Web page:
Saved or Destroyed
Local Arts Reviews
Reviewed by Rob Curran, Fri., April 4, 2003
Saved or Destroyed:Isn't She Lovely?
Dougherty Arts Center, through April 5
Running Time: 1 hr, 30 min
Saved or Destroyed made me laugh, think, and even marvel at the beauty of it all.
R. Bryan Peterson anchors the Mainline Theater Project production well as the familiar narrator, Vincent. When the floodlights go up, Vincent and the other actors are free like Pirandello's characters without an author; when the lights go down, they must act out a family love affair. In his opening lines, Vincent peels the skin off the drama, telling the audience they came to the theatre to see people "more troubled than yourselves." He introduces himself as an actor who, like the play's author, Harry Kondoleon, has never been a star: "You probably have not seen me in regional productions all over the country," he says. His film appearances have amounted to a handful of popcorn.
In the family storyline, Vincent makes his cousin Karin (Marisa Pisano) pregnant during a holiday fling under the watchful eye of Karin's adopted mother, Anne (Natalie George). Christopher Moore is brilliant as Karin's adopted father, Ivan, who is never happy unless he is irate. "Did you have serious sex with my daughter?" he shouts. Josh Painting, playing Ivan's estranged brother, and Elissa Linares, as his wife, Vincent's über-mother, have an extremely convincing fight about their second-class status: "It's not about things, though things cushion the fall." From relatively standard fare, the story swerves into ugly realism as Karin has an abortion, then two miscarriages.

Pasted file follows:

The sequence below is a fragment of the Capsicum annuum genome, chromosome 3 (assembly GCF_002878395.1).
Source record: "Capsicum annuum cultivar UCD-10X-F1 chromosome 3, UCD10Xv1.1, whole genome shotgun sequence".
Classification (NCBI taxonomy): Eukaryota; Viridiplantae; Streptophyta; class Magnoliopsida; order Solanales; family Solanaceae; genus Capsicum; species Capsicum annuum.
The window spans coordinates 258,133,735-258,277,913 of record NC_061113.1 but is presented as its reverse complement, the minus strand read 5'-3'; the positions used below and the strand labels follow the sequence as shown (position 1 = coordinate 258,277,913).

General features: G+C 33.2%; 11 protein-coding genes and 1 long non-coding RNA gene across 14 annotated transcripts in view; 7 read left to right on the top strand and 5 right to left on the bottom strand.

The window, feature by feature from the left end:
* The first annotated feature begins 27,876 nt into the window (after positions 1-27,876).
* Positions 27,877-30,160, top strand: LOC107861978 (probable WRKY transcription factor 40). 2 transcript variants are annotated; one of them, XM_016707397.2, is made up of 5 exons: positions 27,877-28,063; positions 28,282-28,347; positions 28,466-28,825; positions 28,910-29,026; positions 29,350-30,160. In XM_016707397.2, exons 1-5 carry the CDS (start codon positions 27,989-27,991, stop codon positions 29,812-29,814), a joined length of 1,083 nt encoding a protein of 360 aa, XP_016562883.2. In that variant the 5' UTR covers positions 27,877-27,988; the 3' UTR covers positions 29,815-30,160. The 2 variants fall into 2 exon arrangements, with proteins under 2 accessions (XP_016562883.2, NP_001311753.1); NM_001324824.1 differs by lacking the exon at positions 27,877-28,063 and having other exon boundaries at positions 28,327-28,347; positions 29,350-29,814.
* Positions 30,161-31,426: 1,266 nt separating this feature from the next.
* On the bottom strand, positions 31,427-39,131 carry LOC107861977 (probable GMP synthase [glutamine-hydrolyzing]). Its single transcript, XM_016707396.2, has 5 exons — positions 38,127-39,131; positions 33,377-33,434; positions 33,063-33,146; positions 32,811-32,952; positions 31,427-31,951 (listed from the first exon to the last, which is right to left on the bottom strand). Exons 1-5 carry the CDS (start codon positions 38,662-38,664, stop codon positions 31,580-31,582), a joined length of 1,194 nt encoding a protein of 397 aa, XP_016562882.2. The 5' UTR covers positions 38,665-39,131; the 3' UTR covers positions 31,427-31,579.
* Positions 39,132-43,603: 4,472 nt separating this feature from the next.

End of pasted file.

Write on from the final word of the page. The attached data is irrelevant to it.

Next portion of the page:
When Kondoleon wrote Saved or Destroyed in 1994, he knew he was dying, and death clashes with birth throughout his last script. The program states that Kondoleon reeled off the script in three weeks, hence the raw quality of sublime lines like: "The past is already halfway into make-believe."
Much experimental theatre has the same effect on me as chemistry class: It leaves me disoriented and cold. Director Jeremy Sexton's style of innovation is warmer. From the actors' dramatic entrance to their final lineup, the surprises come in a natural way. Sexton yields power from simple symbols like a door downstage that opens and closes or the "creator" who communicates through flashing lights (kudos to the lighting crew led by Julie Buchanan and Kim Cowan). The dust on the characters' costumes emphasizes the fact that they are costumes without rubbing it in.
The acting is not only excellent, but it shows how people pop in and out of character with the lights. In one highlight George and Peterson synchronize their voices in a hilarious credo for poor actors. "I need the money," goes the refrain. And when they become stars, they will hang with the other "scintillators," have "oodles of love affairs," go to Ibiza, and have happy children, or at least children who can find publishers for their "bitter rage memoirs."
Rendering these dreams and truths so faithfully, the Mainline Theater Project keeps Kondoleon's beautiful creation alive.